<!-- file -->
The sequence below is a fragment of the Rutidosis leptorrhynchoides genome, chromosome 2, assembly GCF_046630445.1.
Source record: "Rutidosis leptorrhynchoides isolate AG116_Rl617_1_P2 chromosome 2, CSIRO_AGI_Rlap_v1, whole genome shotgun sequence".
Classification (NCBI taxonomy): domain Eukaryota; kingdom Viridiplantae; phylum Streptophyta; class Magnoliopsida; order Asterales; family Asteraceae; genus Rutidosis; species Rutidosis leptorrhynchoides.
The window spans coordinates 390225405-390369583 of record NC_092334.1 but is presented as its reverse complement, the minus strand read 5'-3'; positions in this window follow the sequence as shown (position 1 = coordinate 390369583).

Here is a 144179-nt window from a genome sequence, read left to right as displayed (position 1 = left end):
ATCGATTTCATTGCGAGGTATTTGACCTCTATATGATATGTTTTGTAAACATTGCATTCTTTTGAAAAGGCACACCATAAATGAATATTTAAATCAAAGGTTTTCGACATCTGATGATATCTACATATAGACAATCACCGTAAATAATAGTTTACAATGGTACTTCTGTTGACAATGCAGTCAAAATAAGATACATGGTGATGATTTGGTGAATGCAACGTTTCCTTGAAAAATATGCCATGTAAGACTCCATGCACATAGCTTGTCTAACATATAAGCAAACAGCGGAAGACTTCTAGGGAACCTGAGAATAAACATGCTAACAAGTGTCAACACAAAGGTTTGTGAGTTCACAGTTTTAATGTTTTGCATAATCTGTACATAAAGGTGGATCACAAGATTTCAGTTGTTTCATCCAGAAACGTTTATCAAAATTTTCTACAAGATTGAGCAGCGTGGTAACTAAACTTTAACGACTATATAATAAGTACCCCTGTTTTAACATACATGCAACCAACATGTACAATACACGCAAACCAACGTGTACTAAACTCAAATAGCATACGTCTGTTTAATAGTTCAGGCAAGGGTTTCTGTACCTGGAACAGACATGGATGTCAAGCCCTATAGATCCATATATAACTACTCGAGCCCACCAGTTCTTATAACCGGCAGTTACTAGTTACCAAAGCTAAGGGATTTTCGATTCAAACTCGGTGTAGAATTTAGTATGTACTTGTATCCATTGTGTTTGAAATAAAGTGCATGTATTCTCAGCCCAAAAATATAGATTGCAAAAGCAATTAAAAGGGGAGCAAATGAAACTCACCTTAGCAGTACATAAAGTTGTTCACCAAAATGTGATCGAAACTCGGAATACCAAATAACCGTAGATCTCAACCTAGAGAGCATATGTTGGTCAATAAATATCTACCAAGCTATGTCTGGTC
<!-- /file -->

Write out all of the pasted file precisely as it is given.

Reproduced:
The sequence below is a fragment of the Rutidosis leptorrhynchoides genome, chromosome 2, assembly GCF_046630445.1.
Source record: "Rutidosis leptorrhynchoides isolate AG116_Rl617_1_P2 chromosome 2, CSIRO_AGI_Rlap_v1, whole genome shotgun sequence".
Classification (NCBI taxonomy): domain Eukaryota; kingdom Viridiplantae; phylum Streptophyta; class Magnoliopsida; order Asterales; family Asteraceae; genus Rutidosis; species Rutidosis leptorrhynchoides.
The window spans coordinates 390225405-390369583 of record NC_092334.1 but is presented as its reverse complement, the minus strand read 5'-3'; positions in this window follow the sequence as shown (position 1 = coordinate 390369583).

Here is a 144179-nt window from a genome sequence, read left to right as displayed (position 1 = left end):
ATCGATTTCATTGCGAGGTATTTGACCTCTATATGATATGTTTTGTAAACATTGCATTCTTTTGAAAAGGCACACCATAAATGAATATTTAAATCAAAGGTTTTCGACATCTGATGATATCTACATATAGACAATCACCGTAAATAATAGTTTACAATGGTACTTCTGTTGACAATGCAGTCAAAATAAGATACATGGTGATGATTTGGTGAATGCAACGTTTCCTTGAAAAATATGCCATGTAAGACTCCATGCACATAGCTTGTCTAACATATAAGCAAACAGCGGAAGACTTCTAGGGAACCTGAGAATAAACATGCTAACAAGTGTCAACACAAAGGTTTGTGAGTTCACAGTTTTAATGTTTTGCATAATCTGTACATAAAGGTGGATCACAAGATTTCAGTTGTTTCATCCAGAAACGTTTATCAAAATTTTCTACAAGATTGAGCAGCGTGGTAACTAAACTTTAACGACTATATAATAAGTACCCCTGTTTTAACATACATGCAACCAACATGTACAATACACGCAAACCAACGTGTACTAAACTCAAATAGCATACGTCTGTTTAATAGTTCAGGCAAGGGTTTCTGTACCTGGAACAGACATGGATGTCAAGCCCTATAGATCCATATATAACTACTCGAGCCCACCAGTTCTTATAACCGGCAGTTACTAGTTACCAAAGCTAAGGGATTTTCGATTCAAACTCGGTGTAGAATTTAGTATGTACTTGTATCCATTGTGTTTGAAATAAAGTGCATGTATTCTCAGCCCAAAAATATAGATTGCAAAAGCAATTAAAAGGGGAGCAAATGAAACTCACCTTAGCAGTACATAAAGTTGTTCACCAAAATGTGATCGAAACTCGGAATACCAAATAACCGTAGATCTCAACCTAGAGAGCATATGTTGGTCAATAAATATCTACCAAGCTATGTCTGGTC